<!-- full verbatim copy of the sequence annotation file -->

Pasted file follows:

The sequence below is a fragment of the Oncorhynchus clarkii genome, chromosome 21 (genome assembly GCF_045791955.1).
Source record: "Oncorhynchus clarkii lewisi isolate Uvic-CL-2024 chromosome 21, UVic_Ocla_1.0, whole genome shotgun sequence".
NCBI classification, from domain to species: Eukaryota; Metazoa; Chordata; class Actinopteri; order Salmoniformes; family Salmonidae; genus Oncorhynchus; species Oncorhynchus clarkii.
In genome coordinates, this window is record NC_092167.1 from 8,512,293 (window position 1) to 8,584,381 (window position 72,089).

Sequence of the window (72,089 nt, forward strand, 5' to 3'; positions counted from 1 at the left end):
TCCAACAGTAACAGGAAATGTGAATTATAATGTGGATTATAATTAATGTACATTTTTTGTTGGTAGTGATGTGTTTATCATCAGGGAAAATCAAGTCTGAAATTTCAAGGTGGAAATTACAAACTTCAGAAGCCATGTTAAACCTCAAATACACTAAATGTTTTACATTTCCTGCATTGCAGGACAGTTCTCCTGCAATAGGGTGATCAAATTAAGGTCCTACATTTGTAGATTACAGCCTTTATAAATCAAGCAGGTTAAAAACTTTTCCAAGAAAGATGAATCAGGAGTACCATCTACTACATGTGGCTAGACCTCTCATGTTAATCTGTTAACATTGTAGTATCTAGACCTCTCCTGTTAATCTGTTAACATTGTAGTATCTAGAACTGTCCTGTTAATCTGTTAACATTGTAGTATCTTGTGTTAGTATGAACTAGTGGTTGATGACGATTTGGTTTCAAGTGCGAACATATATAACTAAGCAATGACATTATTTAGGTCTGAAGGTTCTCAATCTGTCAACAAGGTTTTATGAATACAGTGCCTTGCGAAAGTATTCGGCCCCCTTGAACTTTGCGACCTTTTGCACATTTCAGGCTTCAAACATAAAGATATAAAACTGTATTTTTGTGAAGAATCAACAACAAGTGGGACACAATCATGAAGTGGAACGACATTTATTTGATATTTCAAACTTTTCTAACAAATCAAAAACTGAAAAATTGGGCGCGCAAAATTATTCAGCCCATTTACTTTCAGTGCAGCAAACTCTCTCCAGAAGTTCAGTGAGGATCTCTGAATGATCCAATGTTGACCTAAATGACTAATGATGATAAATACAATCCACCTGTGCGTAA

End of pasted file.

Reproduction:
The sequence below is a fragment of the Oncorhynchus clarkii genome, chromosome 21 (genome assembly GCF_045791955.1).
Source record: "Oncorhynchus clarkii lewisi isolate Uvic-CL-2024 chromosome 21, UVic_Ocla_1.0, whole genome shotgun sequence".
NCBI classification, from domain to species: Eukaryota; Metazoa; Chordata; class Actinopteri; order Salmoniformes; family Salmonidae; genus Oncorhynchus; species Oncorhynchus clarkii.
In genome coordinates, this window is record NC_092167.1 from 8,512,293 (window position 1) to 8,584,381 (window position 72,089).

Sequence of the window (72,089 nt, forward strand, 5' to 3'; positions counted from 1 at the left end):
TCCAACAGTAACAGGAAATGTGAATTATAATGTGGATTATAATTAATGTACATTTTTTGTTGGTAGTGATGTGTTTATCATCAGGGAAAATCAAGTCTGAAATTTCAAGGTGGAAATTACAAACTTCAGAAGCCATGTTAAACCTCAAATACACTAAATGTTTTACATTTCCTGCATTGCAGGACAGTTCTCCTGCAATAGGGTGATCAAATTAAGGTCCTACATTTGTAGATTACAGCCTTTATAAATCAAGCAGGTTAAAAACTTTTCCAAGAAAGATGAATCAGGAGTACCATCTACTACATGTGGCTAGACCTCTCATGTTAATCTGTTAACATTGTAGTATCTAGACCTCTCCTGTTAATCTGTTAACATTGTAGTATCTAGAACTGTCCTGTTAATCTGTTAACATTGTAGTATCTTGTGTTAGTATGAACTAGTGGTTGATGACGATTTGGTTTCAAGTGCGAACATATATAACTAAGCAATGACATTATTTAGGTCTGAAGGTTCTCAATCTGTCAACAAGGTTTTATGAATACAGTGCCTTGCGAAAGTATTCGGCCCCCTTGAACTTTGCGACCTTTTGCACATTTCAGGCTTCAAACATAAAGATATAAAACTGTATTTTTGTGAAGAATCAACAACAAGTGGGACACAATCATGAAGTGGAACGACATTTATTTGATATTTCAAACTTTTCTAACAAATCAAAAACTGAAAAATTGGGCGCGCAAAATTATTCAGCCCATTTACTTTCAGTGCAGCAAACTCTCTCCAGAAGTTCAGTGAGGATCTCTGAATGATCCAATGTTGACCTAAATGACTAATGATGATAAATACAATCCACCTGTGCGTAA